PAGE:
Over the last few weeks I’ve tried some technological explorations into the presentation of geocaches in various mapping tools. Read my Memory-Map and Back to BaseCamp posts. My success in doing so has lead to a measure of confidence in such things. So I tried to do some more Garmin icons based on the work in other tools. I have a Garmin Montana 650 that I use for long days of caching.
I probably understand such things at a level well above the average geocacher right now. It seemed reasonable to investigate how to extend this work into the display on the Garmin Montana. It was slow work, but I eventually made something that’s better than my previous attempt. Better, but not quite as good as I wanted.
Not long after I got the Garmin Montana (the first one, which I ultimately lost down a drain in Letchworth) I explored changing the icons to make them more visible against the collection of fairly busy and colourful maps on the device. I was happy with the results (see Garmin Custom Icons) at that point, but a couple of things still irritated me about it.
One irritation was the inability to tell whether a puzzle (or multi, letterbox or wherigo) was solved already of not. Another was the inability to tell which caches are disabled. I regularly spend ages at a site looking for a cache before realising it had been disabled for some time. Sometimes they are there, so I still want them on the GPSr, but I like to know when I start searching that it might not be there.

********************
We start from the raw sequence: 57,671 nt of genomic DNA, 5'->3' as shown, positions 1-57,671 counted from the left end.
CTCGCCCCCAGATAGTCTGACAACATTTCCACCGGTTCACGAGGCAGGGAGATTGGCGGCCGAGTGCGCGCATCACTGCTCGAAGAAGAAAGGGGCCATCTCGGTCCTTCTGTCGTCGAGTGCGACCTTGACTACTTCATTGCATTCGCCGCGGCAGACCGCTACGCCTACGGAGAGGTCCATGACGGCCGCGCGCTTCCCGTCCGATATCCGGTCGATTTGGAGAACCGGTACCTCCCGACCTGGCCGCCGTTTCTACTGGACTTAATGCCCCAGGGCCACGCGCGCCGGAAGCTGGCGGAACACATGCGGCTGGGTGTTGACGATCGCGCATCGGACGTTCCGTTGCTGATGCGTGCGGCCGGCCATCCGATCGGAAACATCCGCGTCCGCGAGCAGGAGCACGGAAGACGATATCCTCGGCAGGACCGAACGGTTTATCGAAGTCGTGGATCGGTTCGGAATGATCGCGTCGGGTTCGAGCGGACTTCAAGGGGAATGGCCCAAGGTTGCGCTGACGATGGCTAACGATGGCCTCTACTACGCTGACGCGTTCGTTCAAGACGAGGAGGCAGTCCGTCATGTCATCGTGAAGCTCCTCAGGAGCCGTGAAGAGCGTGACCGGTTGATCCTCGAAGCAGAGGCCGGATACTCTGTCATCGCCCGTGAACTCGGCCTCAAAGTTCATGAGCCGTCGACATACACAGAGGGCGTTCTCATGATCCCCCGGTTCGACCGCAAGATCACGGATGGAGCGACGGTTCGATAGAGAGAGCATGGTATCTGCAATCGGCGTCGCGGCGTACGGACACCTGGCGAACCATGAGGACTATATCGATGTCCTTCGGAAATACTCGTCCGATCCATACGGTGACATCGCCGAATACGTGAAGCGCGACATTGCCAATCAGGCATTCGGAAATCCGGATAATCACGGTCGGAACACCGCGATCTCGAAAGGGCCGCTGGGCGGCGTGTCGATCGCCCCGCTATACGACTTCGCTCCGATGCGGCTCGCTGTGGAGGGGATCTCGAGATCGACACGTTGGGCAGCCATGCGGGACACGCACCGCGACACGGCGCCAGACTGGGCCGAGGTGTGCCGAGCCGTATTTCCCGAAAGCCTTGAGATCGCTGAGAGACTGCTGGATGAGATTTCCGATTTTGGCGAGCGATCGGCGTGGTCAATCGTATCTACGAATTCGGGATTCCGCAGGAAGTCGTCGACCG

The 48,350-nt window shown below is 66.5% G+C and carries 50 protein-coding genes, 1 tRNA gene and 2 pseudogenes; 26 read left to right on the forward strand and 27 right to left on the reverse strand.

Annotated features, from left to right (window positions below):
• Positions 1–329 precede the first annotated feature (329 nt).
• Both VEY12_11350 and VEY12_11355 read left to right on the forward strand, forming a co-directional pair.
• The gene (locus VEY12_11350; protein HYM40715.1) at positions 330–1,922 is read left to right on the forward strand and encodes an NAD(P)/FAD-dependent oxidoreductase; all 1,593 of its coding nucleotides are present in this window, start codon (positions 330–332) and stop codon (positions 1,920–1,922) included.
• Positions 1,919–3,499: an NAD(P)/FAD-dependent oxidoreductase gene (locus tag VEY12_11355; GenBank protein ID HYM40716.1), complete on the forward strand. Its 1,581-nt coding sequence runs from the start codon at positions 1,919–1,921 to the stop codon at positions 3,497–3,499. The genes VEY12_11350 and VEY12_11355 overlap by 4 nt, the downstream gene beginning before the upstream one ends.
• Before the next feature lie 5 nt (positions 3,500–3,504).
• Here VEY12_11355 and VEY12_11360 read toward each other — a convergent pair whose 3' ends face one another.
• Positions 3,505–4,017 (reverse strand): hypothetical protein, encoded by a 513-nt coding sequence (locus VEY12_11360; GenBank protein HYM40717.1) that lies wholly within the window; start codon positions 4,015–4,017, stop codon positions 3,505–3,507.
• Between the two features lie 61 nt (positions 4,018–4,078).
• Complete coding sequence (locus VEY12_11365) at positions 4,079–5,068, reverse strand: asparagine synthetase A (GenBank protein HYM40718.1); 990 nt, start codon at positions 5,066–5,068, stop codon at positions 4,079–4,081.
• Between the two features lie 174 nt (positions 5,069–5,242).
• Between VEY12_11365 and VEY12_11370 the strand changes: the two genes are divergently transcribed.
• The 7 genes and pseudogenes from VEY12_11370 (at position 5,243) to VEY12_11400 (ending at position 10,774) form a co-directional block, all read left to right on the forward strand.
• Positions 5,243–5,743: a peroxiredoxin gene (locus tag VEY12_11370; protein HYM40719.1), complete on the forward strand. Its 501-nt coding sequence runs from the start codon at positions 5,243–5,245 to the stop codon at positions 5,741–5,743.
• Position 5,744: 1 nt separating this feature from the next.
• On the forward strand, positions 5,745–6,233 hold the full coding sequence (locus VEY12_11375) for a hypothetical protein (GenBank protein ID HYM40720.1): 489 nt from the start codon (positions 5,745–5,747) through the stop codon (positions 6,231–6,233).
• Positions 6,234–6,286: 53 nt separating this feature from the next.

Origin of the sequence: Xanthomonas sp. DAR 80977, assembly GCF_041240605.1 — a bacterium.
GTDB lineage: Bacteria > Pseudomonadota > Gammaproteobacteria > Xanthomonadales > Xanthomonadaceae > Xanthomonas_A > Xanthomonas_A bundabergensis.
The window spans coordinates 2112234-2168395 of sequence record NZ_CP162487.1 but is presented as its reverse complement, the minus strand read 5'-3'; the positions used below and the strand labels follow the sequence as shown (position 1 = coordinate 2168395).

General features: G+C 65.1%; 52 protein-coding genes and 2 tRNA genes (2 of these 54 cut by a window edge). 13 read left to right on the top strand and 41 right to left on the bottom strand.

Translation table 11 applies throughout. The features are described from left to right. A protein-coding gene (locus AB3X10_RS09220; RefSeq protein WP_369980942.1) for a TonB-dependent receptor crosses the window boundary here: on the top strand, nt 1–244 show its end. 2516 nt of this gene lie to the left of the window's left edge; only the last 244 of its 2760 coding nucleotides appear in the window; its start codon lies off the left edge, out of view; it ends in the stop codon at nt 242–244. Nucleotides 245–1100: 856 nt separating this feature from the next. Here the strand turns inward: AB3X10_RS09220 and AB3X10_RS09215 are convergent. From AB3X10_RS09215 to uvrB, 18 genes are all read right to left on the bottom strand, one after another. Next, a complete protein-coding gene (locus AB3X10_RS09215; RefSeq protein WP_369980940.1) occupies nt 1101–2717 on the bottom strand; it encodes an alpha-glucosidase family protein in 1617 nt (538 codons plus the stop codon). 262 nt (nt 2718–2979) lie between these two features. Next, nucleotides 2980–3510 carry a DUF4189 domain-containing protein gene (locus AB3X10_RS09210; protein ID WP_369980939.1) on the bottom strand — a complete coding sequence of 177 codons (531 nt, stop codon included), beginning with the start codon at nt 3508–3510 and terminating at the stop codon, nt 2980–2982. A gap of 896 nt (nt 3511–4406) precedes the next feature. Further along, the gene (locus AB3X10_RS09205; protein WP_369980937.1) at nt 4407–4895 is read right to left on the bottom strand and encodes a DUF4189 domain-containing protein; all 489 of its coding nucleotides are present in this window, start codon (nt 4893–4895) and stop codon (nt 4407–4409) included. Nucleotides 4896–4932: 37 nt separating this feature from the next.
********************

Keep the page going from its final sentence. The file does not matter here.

It proved to be a very frustrating dive into some fairly dark recesses of the internet. After much pain I eventually found a post on a forum site from a well-known London cacher. It stressed that on the Montana your options are very limited. He suggested the best thing to do, and that’s what I’ve implemented. What he confirmed was :
- Custom icons on the Montana can only be applied to waypoints, not to geocaches
- The Montana relies on a fixed relationship between cache type and icon which is embedded in the firmware somewhere, not in a configuration file – the <sym> tag in a GPX file is irrelevant because the Montana doesn’t use it
- The list of acceptable names for geocache icons is quite limited – it doesn’t cover the full range of geocache types at all, presumably because many of them are rarely available in practice
- If you provide a Montana with a cache type it doesn’t understand then it defaults to the bucket “Geocache” icon
What this means in practice is that it can’t even represent every single cache type, never mind having variations relating to status. You’ve got to get a bit creative with it. The way to implement your creativity is to amend the cache type in GSAK before downloading to the device. I guess I kind of knew this already, and had previously been using the “Benchmark” cache type to highlight solved puzzles, and the like. I’d been doing this manually, by changing attributes in GSAK one-by-one. Tedious, and prone to error.